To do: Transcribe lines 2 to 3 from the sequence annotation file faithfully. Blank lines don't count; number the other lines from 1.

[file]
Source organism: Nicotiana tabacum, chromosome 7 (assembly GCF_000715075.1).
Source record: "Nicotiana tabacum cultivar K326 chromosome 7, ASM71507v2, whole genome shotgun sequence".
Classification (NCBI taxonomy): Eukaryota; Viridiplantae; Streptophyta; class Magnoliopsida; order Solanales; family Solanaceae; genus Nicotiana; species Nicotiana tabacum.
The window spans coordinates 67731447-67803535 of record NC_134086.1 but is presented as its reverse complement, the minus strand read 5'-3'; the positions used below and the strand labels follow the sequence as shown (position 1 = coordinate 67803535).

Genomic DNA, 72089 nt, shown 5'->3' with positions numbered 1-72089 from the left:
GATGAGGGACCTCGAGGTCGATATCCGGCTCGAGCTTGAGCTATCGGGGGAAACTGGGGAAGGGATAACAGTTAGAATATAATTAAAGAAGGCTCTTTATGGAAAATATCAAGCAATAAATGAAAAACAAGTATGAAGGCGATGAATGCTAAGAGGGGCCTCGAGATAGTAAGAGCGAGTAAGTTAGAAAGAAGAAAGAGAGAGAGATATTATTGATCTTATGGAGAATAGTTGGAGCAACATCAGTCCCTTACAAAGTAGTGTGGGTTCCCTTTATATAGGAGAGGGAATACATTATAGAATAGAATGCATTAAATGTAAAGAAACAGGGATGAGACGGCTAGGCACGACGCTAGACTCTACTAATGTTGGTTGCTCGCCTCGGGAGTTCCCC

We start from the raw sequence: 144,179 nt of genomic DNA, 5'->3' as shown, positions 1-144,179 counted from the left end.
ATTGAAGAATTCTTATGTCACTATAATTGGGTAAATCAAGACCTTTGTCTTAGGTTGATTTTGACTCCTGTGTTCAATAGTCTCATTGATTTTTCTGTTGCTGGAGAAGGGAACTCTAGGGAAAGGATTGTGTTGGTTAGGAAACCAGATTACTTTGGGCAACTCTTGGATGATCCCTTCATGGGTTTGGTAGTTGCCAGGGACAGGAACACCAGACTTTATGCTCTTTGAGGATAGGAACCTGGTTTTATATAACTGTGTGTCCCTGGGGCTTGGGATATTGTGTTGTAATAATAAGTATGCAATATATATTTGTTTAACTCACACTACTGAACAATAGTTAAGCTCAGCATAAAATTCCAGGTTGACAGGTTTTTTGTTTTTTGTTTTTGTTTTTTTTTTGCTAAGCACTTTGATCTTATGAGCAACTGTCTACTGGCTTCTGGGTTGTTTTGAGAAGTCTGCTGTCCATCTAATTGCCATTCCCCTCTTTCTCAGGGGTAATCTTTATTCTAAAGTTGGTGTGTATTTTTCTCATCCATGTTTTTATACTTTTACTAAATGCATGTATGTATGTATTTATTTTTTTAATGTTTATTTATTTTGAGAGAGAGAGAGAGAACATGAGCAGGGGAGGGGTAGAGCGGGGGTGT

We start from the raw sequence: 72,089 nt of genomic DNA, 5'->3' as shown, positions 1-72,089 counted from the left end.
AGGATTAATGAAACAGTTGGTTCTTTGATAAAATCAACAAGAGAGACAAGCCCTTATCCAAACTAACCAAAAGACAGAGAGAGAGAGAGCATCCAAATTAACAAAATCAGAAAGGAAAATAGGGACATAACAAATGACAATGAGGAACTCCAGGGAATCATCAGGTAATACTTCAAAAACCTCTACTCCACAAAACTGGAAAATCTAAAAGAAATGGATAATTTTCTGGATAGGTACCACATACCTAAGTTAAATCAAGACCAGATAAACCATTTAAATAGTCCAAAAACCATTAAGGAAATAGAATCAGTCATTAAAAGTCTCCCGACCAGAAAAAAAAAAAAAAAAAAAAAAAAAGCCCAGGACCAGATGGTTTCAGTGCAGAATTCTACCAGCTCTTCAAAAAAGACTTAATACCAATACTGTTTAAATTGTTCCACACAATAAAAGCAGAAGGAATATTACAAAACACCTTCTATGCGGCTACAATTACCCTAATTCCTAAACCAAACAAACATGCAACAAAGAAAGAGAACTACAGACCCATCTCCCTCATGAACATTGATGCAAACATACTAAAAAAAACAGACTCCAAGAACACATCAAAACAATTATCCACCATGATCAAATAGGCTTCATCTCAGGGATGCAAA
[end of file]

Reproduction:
Source record: "Nicotiana tabacum cultivar K326 chromosome 7, ASM71507v2, whole genome shotgun sequence".
Classification (NCBI taxonomy): Eukaryota; Viridiplantae; Streptophyta; class Magnoliopsida; order Solanales; family Solanaceae; genus Nicotiana; species Nicotiana tabacum.